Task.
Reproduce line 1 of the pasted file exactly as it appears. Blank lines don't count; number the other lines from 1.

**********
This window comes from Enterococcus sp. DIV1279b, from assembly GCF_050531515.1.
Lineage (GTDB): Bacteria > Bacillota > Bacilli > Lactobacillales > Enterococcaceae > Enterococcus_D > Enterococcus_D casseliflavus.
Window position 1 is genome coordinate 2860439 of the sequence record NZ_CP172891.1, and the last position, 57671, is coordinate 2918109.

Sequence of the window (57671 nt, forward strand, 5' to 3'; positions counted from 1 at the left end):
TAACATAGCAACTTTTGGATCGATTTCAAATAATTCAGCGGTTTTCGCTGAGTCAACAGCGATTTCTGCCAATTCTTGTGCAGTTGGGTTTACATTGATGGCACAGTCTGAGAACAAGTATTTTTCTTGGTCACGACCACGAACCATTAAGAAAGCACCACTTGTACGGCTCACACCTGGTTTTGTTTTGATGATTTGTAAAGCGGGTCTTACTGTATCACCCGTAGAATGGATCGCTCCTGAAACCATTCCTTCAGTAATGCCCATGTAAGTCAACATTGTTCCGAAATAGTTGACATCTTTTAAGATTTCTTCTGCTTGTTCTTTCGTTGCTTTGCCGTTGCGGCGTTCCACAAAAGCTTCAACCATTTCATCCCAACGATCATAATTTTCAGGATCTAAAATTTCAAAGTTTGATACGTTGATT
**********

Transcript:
This window comes from Enterococcus sp. DIV1279b, from assembly GCF_050531515.1.